ANDRE AGASSI: You know, certainly every match presents different scenarios. I mean, a guy like Roger doesn't allow you to just lay off shots. I mean, he has firepower from a lot of different points. And so does Andy. So, you know, I got to step up on the shots that are there for me to step up on and not hesitate. Execute my game at the best level.

Q. As an athlete, you can shut off the crowd when you want to. Maybe feed from the crowd when you want to. How often did that happen today?

ANDRE AGASSI: You know, today it was sort of pretty workman-like. I had to sort of stay very focused. I guess in the middle of the third when he broke back and held to go 3-2, it would have been an easy time to get a little discouraged. But the crowd probably came into helping me there. You know, but for the most part, I was thinking about Rainer and what his game was doing and what I needed to be adjusting to.

Q. Were you satisfied with your serve? It looks like you picked up your serve in the third set or were going for more on the first serve anyway.

ANDRE AGASSI: When somebody gets a little bit more tired, they're not quite as ready to pounce on certain shots. So as long as I'm getting away with my second serve, I can take more chances with the first. I felt like I was getting away with my second serve.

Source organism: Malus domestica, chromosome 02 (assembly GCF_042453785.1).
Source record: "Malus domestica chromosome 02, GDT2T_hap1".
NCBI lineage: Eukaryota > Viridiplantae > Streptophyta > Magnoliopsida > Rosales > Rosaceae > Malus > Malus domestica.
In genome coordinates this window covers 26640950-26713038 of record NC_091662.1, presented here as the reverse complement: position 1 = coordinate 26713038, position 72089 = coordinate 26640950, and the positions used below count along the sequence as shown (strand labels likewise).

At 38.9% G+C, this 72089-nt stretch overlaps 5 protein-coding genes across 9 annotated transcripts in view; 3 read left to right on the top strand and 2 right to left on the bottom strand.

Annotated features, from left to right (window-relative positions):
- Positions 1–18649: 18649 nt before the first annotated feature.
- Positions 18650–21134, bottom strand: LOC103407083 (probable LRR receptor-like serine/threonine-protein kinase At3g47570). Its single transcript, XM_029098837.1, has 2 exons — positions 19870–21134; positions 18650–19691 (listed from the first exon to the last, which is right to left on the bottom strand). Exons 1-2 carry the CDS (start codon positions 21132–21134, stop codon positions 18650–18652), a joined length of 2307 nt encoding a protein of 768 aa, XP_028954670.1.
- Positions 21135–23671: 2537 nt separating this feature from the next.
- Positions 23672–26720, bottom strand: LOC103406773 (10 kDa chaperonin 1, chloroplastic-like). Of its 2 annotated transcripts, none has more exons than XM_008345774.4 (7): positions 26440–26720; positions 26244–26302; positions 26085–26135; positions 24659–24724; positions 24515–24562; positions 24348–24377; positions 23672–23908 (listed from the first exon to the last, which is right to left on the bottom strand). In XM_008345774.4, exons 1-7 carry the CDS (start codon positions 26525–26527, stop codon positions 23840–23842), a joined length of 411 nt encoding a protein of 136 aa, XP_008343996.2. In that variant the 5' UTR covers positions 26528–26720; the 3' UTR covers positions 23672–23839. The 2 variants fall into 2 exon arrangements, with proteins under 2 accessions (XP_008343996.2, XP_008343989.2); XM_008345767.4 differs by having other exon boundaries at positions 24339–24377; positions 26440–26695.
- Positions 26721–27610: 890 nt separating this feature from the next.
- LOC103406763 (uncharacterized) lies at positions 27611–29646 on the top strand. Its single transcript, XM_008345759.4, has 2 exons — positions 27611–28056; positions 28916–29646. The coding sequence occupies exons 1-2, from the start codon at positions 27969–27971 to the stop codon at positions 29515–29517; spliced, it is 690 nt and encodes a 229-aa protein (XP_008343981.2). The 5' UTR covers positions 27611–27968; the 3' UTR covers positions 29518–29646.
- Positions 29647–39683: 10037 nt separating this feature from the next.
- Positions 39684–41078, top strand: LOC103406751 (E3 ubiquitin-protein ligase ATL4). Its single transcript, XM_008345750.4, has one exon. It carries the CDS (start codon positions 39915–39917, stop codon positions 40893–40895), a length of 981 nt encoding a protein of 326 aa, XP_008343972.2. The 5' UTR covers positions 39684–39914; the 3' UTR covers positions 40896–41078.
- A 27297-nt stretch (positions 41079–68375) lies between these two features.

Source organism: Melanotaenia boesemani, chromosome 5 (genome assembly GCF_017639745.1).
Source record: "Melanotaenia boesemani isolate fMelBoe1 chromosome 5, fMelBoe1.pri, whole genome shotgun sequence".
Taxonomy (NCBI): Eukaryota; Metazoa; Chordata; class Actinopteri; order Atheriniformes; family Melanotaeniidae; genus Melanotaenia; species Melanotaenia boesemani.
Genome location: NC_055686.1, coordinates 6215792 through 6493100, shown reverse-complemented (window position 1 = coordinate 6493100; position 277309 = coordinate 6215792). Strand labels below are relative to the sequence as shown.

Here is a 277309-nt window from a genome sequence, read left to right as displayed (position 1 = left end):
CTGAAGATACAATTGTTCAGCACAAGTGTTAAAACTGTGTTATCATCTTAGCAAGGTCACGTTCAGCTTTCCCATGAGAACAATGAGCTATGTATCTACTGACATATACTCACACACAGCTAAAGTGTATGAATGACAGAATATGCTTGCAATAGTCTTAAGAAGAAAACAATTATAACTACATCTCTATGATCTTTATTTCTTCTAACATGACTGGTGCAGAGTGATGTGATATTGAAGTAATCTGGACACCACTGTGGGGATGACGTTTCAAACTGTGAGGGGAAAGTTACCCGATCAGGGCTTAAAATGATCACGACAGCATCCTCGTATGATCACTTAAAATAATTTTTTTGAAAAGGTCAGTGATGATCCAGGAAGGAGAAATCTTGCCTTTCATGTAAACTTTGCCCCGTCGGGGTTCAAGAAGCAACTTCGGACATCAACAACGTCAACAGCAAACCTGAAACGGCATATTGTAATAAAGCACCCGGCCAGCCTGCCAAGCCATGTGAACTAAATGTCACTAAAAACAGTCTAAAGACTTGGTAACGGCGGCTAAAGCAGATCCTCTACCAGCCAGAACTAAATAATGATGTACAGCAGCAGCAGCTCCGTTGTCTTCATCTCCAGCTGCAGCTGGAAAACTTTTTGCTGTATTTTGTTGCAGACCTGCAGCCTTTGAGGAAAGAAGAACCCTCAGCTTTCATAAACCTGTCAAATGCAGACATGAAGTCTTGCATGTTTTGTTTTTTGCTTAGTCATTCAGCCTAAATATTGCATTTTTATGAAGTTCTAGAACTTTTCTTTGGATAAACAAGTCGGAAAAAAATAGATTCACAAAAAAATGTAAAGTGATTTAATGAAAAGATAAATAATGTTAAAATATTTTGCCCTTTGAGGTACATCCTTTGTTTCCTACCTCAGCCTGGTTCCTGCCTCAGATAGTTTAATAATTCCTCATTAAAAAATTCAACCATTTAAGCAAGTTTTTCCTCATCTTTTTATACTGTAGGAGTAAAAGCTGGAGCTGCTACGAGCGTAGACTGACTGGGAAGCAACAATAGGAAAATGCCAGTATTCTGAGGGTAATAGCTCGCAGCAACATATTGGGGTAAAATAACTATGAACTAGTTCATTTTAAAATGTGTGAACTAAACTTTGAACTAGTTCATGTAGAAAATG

Q. Gil Reyes is important in your tennis life?


Q. Why?

ANDRE AGASSI: Well, he's kept me out here for -- we've been together 14 years. You know, he's kept me getting better as an athlete, consistently. He's helped me through some pretty difficult times. He's the reason why I'm still here.

Q. You seem very comfortable in your role as the kind of elder statesman. Are there times when you don't want to hear you're the oldest this or the oldest that?

ANDRE AGASSI: Well, I mean, stats are stats. My age is irrelevant to me when I'm on the court. When I'm off the court, I don't really think about it until you sort of hear those things. That is sort of less frustrating than the questions of, you know "can you still do it?" When the age is brought up from the standpoint of where you are now with the game of tennis, it's like, listen, the tennis speaks for itself; there's no guesswork out there. You can't bluff your way through anything. So I can't get around being 33 years old. You could say it one time or 100 times; it sounds the same to me.

Q. How important is Brad being around Andy in this year for him, do you think, in your opinion?

ANDRE AGASSI: Well, I don't know about their relationship. I know literally nothing about it. But I would imagine, and I would be assessing it just from the standpoint that everybody else does, which is certainly Andy's results, he's come a long ways. He's won a lot of close matches that maybe in the past he hadn't got over that hump. Look at his tiebreak record. You look at how many close sets he's played this year and how many of those he's won. Sometimes that's what it takes, just that little bit extra.

Q. Details?

ANDRE AGASSI: Yeah, I mean... You know, only Andy can say if he gives the credit to Brad. No, not me.

Q. How do you feel today physically and about your game compared to when you walked off the court as a champion in the clay courts here in April?